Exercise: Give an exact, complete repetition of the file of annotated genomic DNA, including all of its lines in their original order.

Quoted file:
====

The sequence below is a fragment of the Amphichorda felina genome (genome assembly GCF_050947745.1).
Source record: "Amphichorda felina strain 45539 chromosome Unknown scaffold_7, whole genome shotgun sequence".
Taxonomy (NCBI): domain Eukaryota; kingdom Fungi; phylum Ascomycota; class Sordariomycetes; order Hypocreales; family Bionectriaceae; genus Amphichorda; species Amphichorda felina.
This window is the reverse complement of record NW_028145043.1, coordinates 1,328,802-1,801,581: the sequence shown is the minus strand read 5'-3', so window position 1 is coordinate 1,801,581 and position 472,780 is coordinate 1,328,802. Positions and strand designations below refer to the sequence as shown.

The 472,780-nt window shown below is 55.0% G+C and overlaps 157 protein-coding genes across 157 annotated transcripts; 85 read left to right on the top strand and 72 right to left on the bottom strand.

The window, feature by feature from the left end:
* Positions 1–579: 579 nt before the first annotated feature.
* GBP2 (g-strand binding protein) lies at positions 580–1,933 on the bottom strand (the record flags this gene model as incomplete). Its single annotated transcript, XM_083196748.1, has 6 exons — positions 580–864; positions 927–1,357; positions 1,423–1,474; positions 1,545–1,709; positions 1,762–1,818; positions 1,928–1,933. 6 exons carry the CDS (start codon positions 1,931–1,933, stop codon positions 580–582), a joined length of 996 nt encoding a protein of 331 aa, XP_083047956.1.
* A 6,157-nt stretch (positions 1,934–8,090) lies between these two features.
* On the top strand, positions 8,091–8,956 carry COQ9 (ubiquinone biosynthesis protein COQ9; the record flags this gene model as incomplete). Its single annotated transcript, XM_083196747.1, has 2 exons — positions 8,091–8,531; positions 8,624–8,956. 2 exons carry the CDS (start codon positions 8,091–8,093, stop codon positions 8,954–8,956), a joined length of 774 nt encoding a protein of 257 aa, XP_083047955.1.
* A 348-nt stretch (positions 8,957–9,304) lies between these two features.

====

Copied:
The sequence below is a fragment of the Amphichorda felina genome (genome assembly GCF_050947745.1).
Source record: "Amphichorda felina strain 45539 chromosome Unknown scaffold_7, whole genome shotgun sequence".
Taxonomy (NCBI): domain Eukaryota; kingdom Fungi; phylum Ascomycota; class Sordariomycetes; order Hypocreales; family Bionectriaceae; genus Amphichorda; species Amphichorda felina.
This window is the reverse complement of record NW_028145043.1, coordinates 1,328,802-1,801,581: the sequence shown is the minus strand read 5'-3', so window position 1 is coordinate 1,801,581 and position 472,780 is coordinate 1,328,802. Positions and strand designations below refer to the sequence as shown.

The 472,780-nt window shown below is 55.0% G+C and overlaps 157 protein-coding genes across 157 annotated transcripts; 85 read left to right on the top strand and 72 right to left on the bottom strand.

The window, feature by feature from the left end:
* Positions 1–579: 579 nt before the first annotated feature.
* GBP2 (g-strand binding protein) lies at positions 580–1,933 on the bottom strand (the record flags this gene model as incomplete). Its single annotated transcript, XM_083196748.1, has 6 exons — positions 580–864; positions 927–1,357; positions 1,423–1,474; positions 1,545–1,709; positions 1,762–1,818; positions 1,928–1,933. 6 exons carry the CDS (start codon positions 1,931–1,933, stop codon positions 580–582), a joined length of 996 nt encoding a protein of 331 aa, XP_083047956.1.
* A 6,157-nt stretch (positions 1,934–8,090) lies between these two features.
* On the top strand, positions 8,091–8,956 carry COQ9 (ubiquinone biosynthesis protein COQ9; the record flags this gene model as incomplete). Its single annotated transcript, XM_083196747.1, has 2 exons — positions 8,091–8,531; positions 8,624–8,956. 2 exons carry the CDS (start codon positions 8,091–8,093, stop codon positions 8,954–8,956), a joined length of 774 nt encoding a protein of 257 aa, XP_083047955.1.
* A 348-nt stretch (positions 8,957–9,304) lies between these two features.